Multitasking has never been my thing, so I watch with awe and a hint of envy at the straw-hatted fisherman patiently setting his net on Inle Lake.
Barefooted, he’s balancing on one leg on the prow of a narrow wooden boat that would probably upend if I attempted to stand there. Not that I’d be able to maintain such a precarious yoga pose for long without getting wet.
The man’s eyes are fixed upon his light net. It wafts in the breeze, despite being tangled in the water hyacinth leaves. Deftly, he flicks away the vegetation while controlling his boat’s position through the gentle circling of a punt-like oar.
The fisherman’s right leg is wrapped around the oar that’s also tucked firmly under his arm. I notice he somehow grips it between his toes, and have sudden visions of a chubby pencil wedged between the fingers of a child.
“He’s one of the Intha people’s leg-rowers,” explains Sun Taw Win, my guide, craning back to look at me from his seat in our motorised longboat. In addition to fishing, the Intha grow fruit and vegetables on the lake. Ingeniously, floating vegetation is bundled to create islands tethered between bamboo poles. Farmers living in stilted houses harvest three crops of tomatoes a year.
“The farmers sell their produce at markets in towns and villages around the shore,” says my guide. “Many tribal people come to the markets from their homes in the countryside. It’s very good for photography,” he adds with a knowing look, nodding towards my camera.
Even in the relative cool of January the sun shines here much of the time. And that sunlight glints off the golden stupas of the Phaung Daw Oo pagoda. We moor alongside smiling locals, kick off our sandals and head inside.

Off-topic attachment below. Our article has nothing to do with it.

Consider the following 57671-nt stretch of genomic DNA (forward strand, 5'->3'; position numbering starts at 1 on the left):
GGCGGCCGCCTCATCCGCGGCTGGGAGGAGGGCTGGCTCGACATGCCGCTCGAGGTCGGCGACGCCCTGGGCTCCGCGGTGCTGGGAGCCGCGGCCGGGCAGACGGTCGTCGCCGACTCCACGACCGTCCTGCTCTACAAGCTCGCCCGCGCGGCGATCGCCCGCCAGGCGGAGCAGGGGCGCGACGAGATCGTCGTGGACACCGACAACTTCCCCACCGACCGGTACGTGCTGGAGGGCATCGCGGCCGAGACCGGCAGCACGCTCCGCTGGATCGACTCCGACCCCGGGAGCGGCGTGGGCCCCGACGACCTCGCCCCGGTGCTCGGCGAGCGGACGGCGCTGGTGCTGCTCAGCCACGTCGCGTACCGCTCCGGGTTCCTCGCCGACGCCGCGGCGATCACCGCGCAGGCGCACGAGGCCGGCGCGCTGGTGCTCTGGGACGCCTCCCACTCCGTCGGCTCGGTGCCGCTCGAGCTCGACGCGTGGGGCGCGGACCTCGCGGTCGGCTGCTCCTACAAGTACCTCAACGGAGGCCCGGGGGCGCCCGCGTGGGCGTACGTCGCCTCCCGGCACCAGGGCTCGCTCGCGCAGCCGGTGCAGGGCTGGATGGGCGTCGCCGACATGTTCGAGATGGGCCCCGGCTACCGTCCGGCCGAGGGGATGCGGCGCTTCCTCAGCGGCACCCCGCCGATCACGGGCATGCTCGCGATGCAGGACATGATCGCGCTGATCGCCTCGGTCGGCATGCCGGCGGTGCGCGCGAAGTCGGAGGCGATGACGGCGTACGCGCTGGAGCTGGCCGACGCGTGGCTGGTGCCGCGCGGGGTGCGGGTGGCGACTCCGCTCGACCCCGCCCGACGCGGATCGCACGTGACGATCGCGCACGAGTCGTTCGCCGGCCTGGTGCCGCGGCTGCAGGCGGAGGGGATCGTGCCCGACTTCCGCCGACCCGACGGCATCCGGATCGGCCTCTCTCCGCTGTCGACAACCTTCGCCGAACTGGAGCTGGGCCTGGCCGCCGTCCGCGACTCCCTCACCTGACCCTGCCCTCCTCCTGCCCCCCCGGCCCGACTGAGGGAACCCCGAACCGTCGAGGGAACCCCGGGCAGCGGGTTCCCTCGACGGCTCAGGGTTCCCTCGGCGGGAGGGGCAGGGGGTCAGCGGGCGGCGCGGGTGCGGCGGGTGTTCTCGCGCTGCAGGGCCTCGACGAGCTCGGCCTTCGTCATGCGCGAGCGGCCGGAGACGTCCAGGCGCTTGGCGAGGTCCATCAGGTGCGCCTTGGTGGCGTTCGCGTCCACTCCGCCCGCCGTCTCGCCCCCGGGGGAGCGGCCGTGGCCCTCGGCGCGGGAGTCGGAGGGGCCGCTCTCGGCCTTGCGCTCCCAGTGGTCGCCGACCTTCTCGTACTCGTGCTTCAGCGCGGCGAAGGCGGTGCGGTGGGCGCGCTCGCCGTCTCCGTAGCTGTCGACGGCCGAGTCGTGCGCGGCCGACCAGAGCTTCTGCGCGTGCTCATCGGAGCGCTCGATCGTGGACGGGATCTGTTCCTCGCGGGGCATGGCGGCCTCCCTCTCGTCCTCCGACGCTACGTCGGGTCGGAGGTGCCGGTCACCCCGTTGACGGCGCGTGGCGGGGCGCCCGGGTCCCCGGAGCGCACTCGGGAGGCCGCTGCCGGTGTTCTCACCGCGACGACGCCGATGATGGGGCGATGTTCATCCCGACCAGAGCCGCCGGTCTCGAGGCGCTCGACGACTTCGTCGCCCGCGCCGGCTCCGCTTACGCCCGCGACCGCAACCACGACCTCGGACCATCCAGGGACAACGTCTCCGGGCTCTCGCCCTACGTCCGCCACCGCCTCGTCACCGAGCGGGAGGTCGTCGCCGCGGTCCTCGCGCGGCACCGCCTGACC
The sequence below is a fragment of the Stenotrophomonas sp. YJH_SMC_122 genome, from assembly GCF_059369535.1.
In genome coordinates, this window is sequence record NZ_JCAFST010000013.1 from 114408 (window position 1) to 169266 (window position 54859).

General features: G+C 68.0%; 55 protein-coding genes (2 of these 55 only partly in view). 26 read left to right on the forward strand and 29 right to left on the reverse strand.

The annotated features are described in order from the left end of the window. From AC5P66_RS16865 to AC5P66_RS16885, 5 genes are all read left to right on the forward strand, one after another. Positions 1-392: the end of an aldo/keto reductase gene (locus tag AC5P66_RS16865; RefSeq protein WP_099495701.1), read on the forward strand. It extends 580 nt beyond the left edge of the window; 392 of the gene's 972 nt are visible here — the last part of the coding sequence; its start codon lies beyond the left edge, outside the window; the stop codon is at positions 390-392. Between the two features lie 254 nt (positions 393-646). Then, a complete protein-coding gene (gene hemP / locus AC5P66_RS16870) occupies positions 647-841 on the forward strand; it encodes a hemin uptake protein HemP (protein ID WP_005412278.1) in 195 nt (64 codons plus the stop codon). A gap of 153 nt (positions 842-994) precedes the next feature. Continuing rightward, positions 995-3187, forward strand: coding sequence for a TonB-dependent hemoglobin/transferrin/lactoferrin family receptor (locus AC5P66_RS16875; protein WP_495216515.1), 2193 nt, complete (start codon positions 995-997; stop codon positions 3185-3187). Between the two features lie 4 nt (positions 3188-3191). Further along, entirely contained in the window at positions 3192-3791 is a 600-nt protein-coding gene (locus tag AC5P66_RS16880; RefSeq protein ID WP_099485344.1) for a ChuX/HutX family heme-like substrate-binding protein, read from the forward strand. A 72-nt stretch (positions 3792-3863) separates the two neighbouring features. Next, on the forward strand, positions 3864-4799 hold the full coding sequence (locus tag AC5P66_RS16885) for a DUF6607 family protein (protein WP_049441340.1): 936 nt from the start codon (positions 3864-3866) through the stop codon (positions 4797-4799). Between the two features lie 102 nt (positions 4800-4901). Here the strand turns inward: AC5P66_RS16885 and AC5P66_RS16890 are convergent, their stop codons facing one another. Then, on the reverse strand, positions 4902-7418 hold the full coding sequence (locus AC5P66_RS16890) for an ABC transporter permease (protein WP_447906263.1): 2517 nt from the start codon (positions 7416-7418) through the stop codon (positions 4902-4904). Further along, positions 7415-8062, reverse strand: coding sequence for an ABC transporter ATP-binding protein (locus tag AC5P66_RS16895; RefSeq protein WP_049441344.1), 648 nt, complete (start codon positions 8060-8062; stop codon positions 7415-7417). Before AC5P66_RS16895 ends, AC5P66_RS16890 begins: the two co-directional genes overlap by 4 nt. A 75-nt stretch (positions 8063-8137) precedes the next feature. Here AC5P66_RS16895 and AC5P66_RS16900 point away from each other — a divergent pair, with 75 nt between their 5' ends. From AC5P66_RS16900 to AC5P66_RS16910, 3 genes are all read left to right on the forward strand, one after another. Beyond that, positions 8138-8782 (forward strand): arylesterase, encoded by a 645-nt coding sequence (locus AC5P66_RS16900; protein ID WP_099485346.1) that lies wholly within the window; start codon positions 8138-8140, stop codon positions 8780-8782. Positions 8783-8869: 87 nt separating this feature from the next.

Sun Taw Win leads me towards an altar topped by five odd-looking golden figures. They are, I learn, gold-bloated Buddha statues. It’s traditional for worshippers to show their respect by adding layers of gold leaf. Over time, the figures have lost their original cross-legged form and now bear more of a resemblance to golden eggs.
Our final stop is at the teak-built Nga Hpe Kyaung monastery, whose floorboards creak as we walk. “This place is known as the jumping cat monastery,” says Sun Taw Win.
Until recently the monks encouraged abandoned cats to do tricks for tasty rewards, entertaining visitors in the process. Animal lovers will be pleased to learn that this kind of thing is now frowned upon. Cats, however, continue to live in the monastery.
A tiny kitten totters past my feet and cowers below a cabinet containing manuscripts. A couple of Japanese tourists sit stroking a striped grey feline on a patterned carpet, while flicking appreciative glances at the life-size Buddha statue just feet away. Now that’s my kind of multi-tasking.